He’d gotten the call from Frank’s grandmother two weeks ago, after the decision had been made, when it was already too late to try and sway her. The old woman had waited on purpose, Leo knew that, but he couldn’t bring himself to resent her for it. It was almost two years now since the accident, and nothing had changed.

Keep reading

seekanewerworld  asked:

(I hope this hasn't already been asked - I'm having trouble keeping track!) All You Have Is Your Fire with Finn/Poe(/Rey if you like!)

(It has not! And obviously I am going to add Rey in here.)

In this city, corporations like to use people with powers as their own private security forces, and the people with powers don’t always get a say in it, because they’re taken out of foster care or bad situations and made to feel indebted. Finn has spent most of his young adult life in one of those corporations, training to use his empath abilities to tell whether someone is lying to his bosses in meetings.

He has two soulmarks, which is unusual–they try to recruit people with negative marks, or none at all. It makes it easier to keep them loyal. One of them says Let me go and the other one says Why are you helping me?

Finn half-expects never to meet them until a man comes in for a meeting at First Order Inc. and Finn can tell that he’s planning some kind of corporate espionage, and Ren, who has some mental powers along with his terrifying array of them, can sense that Finn is sensing something and that means Something Bad is going to happen to Poe. Poe’s put in a waiting room while they “discuss his proposal” and Finn is sent to keep an eye on him but instead he says “Follow me if you want to live” and Poe’s eyes widen before he follows him.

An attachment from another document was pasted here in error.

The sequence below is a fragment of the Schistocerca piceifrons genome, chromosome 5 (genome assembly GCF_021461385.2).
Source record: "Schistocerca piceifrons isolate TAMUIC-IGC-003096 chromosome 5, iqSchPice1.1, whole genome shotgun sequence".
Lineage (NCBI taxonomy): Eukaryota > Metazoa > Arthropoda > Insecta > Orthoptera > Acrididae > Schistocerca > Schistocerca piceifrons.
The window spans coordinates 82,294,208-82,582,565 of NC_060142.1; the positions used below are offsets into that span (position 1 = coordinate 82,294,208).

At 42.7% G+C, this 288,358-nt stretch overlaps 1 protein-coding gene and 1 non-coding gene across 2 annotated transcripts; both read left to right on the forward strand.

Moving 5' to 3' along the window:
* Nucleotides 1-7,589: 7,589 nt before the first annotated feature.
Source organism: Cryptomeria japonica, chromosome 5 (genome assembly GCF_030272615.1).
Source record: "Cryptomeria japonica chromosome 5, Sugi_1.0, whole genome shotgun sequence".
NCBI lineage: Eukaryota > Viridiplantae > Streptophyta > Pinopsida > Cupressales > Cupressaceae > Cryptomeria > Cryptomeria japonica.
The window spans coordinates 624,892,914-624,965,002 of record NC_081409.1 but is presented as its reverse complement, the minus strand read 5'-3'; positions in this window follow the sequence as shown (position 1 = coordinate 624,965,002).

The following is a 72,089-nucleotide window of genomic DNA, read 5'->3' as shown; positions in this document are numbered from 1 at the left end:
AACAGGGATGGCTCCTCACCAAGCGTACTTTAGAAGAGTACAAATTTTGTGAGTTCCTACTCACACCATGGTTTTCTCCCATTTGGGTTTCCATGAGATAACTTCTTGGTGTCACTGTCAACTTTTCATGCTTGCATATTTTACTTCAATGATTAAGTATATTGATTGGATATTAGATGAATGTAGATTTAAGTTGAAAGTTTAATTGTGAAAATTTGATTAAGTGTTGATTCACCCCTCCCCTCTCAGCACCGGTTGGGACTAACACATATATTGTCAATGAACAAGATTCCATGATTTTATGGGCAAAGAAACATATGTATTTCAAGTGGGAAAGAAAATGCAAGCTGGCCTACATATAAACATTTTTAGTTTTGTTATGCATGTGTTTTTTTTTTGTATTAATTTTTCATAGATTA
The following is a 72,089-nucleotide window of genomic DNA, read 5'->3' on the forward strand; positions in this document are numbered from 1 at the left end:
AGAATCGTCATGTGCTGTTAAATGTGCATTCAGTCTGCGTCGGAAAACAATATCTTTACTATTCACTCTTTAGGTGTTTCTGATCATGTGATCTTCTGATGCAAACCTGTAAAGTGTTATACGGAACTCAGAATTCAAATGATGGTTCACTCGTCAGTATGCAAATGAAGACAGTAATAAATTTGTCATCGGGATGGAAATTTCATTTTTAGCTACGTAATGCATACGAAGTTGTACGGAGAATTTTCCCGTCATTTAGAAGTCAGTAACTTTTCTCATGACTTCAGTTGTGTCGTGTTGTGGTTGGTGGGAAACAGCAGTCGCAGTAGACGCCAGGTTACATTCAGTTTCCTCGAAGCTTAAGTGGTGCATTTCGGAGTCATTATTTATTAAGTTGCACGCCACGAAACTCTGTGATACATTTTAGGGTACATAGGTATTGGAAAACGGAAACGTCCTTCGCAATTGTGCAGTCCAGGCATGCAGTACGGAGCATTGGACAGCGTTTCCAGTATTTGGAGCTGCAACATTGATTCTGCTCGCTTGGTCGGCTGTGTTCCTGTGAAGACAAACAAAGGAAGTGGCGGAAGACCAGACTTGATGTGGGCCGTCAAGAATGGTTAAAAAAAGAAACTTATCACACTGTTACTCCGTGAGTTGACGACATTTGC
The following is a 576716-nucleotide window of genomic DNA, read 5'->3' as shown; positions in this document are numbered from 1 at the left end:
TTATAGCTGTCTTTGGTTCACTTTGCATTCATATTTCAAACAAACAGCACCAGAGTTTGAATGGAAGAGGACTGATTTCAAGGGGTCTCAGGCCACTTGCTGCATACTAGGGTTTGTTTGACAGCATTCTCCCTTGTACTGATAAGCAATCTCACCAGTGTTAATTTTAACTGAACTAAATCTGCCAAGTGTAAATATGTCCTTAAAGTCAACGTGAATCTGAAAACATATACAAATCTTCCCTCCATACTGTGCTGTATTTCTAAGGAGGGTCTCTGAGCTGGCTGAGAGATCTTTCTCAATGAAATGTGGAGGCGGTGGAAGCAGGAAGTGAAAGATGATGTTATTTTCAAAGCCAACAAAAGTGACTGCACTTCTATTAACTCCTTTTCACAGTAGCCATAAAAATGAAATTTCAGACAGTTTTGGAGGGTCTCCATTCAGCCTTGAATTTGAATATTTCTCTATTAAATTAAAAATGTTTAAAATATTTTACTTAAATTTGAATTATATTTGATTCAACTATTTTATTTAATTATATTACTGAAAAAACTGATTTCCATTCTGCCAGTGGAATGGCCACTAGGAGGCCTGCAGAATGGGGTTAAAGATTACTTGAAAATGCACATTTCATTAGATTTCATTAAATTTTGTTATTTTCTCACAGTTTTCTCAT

“Why are you helping me?” he asks, one floor down, and it’s like the world falls out from underneath Finn.

They escape, but they lose each other and Finn is sure that Poe got taken, so he’s stumbling around the city, no idea how to live on his own, when he finds a girl with the strongest superpowers anyone in the city has seen since the last Jedi Knight left the city behind. She’s got a drone with some AI equipped with her, and it accuses him of being a thief, since he has Poe’s coat, but she doesn’t actually speak to him till he grabs her hand, hearing the sound of people out searching for him, and she says “Let me go!”

It’s only later that she realizes the first thing he said to her was “Please, I don’t want any trouble.”

She wonders if he has another mark too.

hitshed  asked:

People really need to realise that characters of any sort are invented by their authors - if something is not stated to be true or is outright denied by the author, it is not a part of that character. It doesn't exist. If a character's sexuality isn't already made clear, they simply don't have one until the author gives them one. Literary constructs, people. Harry Potter's mum wasn't a fucking bisexual and "headcanon" is fucking stupid (I sure hope this hasn't already been said by someone else)